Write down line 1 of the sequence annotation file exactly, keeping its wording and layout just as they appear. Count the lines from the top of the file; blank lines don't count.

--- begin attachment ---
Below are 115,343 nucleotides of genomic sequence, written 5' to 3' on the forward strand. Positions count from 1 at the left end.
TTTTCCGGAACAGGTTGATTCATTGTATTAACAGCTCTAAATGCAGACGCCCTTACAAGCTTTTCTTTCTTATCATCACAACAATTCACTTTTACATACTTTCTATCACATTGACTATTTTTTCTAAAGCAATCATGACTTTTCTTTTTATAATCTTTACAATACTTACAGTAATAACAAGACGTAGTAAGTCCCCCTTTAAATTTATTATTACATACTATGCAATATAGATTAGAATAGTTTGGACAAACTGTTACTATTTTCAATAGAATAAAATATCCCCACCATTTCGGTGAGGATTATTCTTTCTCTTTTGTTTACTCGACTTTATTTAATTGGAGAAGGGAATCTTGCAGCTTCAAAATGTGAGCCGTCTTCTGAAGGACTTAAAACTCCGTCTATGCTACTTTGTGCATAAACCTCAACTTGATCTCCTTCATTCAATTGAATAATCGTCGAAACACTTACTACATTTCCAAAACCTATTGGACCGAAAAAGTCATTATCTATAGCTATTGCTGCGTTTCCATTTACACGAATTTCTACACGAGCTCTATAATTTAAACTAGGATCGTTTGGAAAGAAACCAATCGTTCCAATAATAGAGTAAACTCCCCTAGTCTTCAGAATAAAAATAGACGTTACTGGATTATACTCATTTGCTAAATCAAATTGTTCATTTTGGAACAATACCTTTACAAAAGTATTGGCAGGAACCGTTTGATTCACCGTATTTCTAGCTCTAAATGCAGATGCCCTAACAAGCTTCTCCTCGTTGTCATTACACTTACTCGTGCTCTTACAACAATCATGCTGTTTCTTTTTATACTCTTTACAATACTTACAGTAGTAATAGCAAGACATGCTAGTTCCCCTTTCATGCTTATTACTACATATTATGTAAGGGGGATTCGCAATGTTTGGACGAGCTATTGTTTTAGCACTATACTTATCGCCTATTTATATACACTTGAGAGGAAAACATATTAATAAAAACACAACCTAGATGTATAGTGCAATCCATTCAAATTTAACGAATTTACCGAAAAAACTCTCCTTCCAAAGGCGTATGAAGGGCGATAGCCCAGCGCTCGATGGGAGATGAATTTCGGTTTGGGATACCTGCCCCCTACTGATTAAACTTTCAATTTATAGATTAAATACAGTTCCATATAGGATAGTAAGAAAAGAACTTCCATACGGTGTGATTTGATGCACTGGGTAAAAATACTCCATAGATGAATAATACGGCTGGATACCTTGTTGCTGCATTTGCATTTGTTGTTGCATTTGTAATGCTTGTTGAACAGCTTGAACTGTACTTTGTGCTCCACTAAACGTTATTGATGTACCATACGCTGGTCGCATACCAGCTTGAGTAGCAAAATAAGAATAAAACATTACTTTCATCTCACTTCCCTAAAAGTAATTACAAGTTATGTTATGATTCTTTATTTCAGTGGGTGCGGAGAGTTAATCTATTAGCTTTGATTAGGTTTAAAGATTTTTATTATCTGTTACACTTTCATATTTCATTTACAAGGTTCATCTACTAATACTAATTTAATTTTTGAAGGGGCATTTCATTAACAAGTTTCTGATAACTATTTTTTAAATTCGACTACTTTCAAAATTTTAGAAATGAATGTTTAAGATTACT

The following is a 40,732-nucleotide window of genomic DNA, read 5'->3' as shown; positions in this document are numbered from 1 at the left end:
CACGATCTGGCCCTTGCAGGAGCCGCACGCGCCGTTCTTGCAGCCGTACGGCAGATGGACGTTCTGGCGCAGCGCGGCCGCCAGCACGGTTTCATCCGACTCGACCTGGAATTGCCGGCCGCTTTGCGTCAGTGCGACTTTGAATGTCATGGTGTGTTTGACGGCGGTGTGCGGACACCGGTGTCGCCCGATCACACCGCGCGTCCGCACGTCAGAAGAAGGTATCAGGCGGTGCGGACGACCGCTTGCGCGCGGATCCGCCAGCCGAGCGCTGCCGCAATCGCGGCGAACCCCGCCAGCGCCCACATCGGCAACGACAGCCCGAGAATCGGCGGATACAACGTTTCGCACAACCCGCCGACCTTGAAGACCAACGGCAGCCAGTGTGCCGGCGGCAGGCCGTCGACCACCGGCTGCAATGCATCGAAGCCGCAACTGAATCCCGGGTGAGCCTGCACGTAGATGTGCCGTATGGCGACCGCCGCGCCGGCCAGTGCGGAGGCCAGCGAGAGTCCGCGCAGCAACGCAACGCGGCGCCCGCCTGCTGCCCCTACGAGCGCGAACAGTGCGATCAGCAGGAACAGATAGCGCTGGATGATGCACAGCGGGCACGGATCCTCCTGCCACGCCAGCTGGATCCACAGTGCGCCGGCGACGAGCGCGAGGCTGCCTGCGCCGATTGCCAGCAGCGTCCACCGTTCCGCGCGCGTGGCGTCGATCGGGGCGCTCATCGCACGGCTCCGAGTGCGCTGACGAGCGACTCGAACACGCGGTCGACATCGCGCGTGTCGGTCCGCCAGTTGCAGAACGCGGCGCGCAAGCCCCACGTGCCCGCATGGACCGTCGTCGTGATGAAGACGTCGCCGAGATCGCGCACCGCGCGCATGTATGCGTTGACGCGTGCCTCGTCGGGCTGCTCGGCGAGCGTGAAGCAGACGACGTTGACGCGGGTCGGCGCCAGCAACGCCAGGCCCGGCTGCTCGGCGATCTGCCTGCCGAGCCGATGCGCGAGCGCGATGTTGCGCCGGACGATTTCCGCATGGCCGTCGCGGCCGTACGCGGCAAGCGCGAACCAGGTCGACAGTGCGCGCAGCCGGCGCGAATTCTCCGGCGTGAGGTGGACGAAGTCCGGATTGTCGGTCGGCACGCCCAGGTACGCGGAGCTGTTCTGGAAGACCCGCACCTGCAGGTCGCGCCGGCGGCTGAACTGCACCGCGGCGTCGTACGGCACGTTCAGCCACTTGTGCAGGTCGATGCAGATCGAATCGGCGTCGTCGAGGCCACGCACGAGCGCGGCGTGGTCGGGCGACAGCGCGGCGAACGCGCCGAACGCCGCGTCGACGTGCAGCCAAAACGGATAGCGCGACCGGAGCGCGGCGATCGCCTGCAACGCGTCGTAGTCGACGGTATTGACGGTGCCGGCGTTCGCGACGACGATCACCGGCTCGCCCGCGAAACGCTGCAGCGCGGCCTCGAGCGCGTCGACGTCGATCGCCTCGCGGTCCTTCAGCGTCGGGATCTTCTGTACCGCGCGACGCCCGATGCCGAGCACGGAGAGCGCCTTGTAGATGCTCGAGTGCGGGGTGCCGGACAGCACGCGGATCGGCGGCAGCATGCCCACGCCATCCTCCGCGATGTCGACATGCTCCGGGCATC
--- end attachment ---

Below are 115,343 nucleotides of genomic sequence, written 5' to 3' on the forward strand. Positions count from 1 at the left end.